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The Baltimore County Prevailing Wage and Local Hiring Law requires the prevailing wage be paid to workers on County-financed construction contracts that are valued at more than $300,000 and County-subsidized capital projects receiving assistance over $5,000,000, per Baltimore County Code Sections 10-2-506 and 10-2-507, as applicable. The County law is effective for contracts signed on or after July 1, 2021.

Prevailing wage is the wage rate paid by employers that is determined by a governmental authority, based upon a particular geographic area, for a given class of labor and type of project. A County-financed construction contract is a contract for construction work that is awarded by the County or where County funds are used to finance all or part of the cost of the contract.

The County law is modeled after the federal Davis-Bacon Act and is designed to ensure that construction workers employed under public works contracts are paid the going rate for their services.  Bill 102-20 also prohibits the misclassification of workers into lower paying job categories; gives the County the ability to withhold payments if a violation of the law is found; and imposes reporting requirements to track compliance. 

Prevailing Wage Rates

The prevailing wage rate is the rate paid for comparable work in the private sector within the County. If a project is deemed to fall under the prevailing wage law, the prevailing wage rates apply to employees of the prime contractor and any and all subcontractors.

The County’s wage determinations are subject to the State of Maryland wage determination rates specified for Baltimore County for highway construction and/or building construction. For job classifications not listed, vendors will be required to request a rate determination with the Request for Additional Wage Rates from the Maryland Division of Labor and Industry. In the event of a conflict between the County prevailing wage and local hiring statutes, the statute shall control.

Federal, State and Local Requirements

In the event the state or federal prevailing wage law applies, the requirements of Maryland state law or federal law shall apply, provided however that local hiring requirements may still also concurrently apply.

If the state prevailing wage applies, additional requirements as set forth in COMAR and state statute will be applicable including, but not limited to, notices to independent contractor and withholding of last payments for contracts until a certification and attestation is received by the County evidencing that all employees and contractors have been paid in accordance with state prevailing wage requirements.

Contractor and Subcontractor Compliance

If there is a preconstruction conference held before the start of construction, the County's vendor charged with ensuring compliance will fully explain what is required to comply with the prevailing wage law. For other construction contracts subject to the prevailing wage law that do not require such conferences, please email the Prevailing Wage Program Administrator at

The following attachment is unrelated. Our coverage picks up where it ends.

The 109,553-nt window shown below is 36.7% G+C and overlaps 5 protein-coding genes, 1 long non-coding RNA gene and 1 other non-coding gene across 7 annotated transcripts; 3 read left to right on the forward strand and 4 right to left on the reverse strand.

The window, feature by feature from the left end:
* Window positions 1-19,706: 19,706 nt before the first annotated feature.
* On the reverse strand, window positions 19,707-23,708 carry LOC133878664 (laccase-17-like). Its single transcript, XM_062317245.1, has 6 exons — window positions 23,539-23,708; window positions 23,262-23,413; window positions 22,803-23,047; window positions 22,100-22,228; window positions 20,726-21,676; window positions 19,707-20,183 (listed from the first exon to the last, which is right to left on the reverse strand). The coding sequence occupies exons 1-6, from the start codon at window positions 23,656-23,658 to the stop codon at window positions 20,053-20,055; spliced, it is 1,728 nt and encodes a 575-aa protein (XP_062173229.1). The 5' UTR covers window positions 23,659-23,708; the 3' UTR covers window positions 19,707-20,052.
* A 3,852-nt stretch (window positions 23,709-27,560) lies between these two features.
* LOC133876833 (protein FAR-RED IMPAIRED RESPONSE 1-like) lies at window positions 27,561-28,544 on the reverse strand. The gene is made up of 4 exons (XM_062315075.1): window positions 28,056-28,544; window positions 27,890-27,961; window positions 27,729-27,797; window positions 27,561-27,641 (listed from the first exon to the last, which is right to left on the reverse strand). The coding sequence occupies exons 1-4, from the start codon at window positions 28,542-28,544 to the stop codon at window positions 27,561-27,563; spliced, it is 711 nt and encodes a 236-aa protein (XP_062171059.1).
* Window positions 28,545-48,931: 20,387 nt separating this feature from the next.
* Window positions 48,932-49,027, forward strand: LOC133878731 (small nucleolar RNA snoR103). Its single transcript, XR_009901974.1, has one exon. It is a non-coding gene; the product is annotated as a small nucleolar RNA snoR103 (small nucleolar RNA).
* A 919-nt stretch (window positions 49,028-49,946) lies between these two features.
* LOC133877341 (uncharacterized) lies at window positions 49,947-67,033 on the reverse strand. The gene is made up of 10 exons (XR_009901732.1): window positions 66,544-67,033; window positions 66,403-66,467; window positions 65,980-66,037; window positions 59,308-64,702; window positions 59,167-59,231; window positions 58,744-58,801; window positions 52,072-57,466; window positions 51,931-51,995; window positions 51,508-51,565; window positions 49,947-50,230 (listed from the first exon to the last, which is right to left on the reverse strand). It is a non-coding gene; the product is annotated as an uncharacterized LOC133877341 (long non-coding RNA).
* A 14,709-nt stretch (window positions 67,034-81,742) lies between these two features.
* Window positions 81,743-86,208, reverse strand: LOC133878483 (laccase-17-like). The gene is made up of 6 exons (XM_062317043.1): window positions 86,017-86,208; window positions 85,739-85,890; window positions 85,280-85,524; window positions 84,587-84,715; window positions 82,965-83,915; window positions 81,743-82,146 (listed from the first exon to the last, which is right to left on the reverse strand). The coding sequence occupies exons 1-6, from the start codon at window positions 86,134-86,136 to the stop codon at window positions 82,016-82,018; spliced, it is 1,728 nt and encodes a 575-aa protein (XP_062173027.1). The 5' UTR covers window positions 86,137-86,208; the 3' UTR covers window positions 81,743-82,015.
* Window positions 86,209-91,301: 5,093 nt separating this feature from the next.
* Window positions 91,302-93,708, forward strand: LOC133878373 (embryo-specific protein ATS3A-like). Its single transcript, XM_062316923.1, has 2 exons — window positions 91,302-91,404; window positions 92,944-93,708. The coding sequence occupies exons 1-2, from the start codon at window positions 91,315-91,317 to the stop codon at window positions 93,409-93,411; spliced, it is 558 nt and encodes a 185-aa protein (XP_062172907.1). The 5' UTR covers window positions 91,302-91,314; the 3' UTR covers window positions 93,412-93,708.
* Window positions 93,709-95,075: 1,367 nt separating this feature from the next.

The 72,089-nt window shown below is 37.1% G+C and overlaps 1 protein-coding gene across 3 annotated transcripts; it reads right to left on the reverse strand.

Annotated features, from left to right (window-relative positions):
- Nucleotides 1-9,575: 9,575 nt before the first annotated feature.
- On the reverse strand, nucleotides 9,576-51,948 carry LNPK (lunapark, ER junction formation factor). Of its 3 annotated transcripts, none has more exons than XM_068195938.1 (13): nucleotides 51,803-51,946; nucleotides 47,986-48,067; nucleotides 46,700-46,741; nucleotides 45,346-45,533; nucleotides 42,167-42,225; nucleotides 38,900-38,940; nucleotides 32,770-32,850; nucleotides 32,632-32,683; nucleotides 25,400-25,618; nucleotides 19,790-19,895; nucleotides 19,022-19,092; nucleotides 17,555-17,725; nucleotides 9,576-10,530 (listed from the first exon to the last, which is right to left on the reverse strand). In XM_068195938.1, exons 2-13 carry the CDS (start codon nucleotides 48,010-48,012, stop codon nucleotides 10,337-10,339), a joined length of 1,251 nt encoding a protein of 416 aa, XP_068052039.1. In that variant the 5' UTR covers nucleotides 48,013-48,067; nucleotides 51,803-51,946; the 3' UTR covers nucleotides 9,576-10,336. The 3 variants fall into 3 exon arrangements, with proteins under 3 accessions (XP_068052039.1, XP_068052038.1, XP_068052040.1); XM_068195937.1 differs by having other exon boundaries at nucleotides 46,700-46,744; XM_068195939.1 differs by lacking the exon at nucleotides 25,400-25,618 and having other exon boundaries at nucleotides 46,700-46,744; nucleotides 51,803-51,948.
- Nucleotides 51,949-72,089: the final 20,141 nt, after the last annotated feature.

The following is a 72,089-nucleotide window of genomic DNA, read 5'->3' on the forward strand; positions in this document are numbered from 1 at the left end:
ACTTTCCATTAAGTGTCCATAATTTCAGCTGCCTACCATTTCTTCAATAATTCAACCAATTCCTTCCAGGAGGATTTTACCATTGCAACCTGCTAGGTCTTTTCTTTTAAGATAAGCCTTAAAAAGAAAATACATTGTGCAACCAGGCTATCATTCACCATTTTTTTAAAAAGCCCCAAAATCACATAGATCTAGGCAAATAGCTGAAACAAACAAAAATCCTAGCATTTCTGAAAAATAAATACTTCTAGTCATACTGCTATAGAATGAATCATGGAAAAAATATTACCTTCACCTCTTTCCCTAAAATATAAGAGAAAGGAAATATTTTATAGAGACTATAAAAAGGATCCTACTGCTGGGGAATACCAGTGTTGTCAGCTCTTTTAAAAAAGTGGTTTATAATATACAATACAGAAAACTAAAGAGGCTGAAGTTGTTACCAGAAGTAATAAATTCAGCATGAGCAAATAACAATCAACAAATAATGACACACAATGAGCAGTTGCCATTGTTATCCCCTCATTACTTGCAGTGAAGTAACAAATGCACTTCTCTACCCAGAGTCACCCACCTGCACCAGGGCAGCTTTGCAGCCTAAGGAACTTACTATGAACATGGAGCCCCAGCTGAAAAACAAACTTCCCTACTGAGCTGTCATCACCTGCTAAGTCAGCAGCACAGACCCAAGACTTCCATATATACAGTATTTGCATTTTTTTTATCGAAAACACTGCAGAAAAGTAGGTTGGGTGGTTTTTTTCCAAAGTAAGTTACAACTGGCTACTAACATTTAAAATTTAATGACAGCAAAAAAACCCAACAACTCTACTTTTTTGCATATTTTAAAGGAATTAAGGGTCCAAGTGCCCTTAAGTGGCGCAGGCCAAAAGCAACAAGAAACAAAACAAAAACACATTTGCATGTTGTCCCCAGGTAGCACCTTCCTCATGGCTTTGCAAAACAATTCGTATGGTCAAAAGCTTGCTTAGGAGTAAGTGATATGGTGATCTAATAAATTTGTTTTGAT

It is the responsibility of each contractor and bidder submitting a quote or solicitation to Baltimore County to read, certify and attest to the County that they have read and agree to be bound by the prevailing wage and local hiring requirements of the County, including these guidelines. An affidavit must be provided attesting to the same in such form and substance as required by the County upon demand as an incorporated requirement to any contract or agreement.

Certified Payroll Records

Contractors and subcontractors must submit certified payroll records with the required information within 14 days after the end of each payroll period. If payroll records are submitted late the County will assess liquated damages of $10 per calendar day that the records are late.

Complaints and Violations

The Director of Economic and Workforce Development or a designee may perform random or regular audits and investigate any complaint of a violation of the prevailing wage law.

Complaints can be made against contractors and subcontractors for the following alleged violations:

  • Incorrect amount or no payment received for:
    • Straight time
    • Overtime
    • Sunday or holiday
  • Improper classification
    • If a contractor or subcontractor underpays a worker, this is known as a misclassification. The contractor or subcontractor must pay the affected employee the full amount of wages due under the prevailing wage law. If a contractor or subcontractor misclassifies a worker, the County will assess liquidated damages of $20 per day for each day the worker is not paid the proper prevailing wage for his or her work classification.
  • Retaliation
    • An employer cannot terminate a worker for filing a complaint. The law specifically states that a contractor or subcontractor must not discharge or otherwise retaliate against an employee for asserting any right under the law or for filing a complaint of a violation. In the event that a contractor discharges or otherwise retaliates against an employee for asserting any rights under the law or for filing a complaint of a violation, the aggrieved employee may file a complaint.
  • Local hiring requirement violation

File a Complaint

To file a complaint, complete the Prevailing Wage Law Complaint Form. The complaint form must be completed, signed and emailed to the Prevailing Wage Administrator at The County only pursues claims that have been substantiated.

Documents and Resources


For questions or concerns, call 410-887-8000, or email us at

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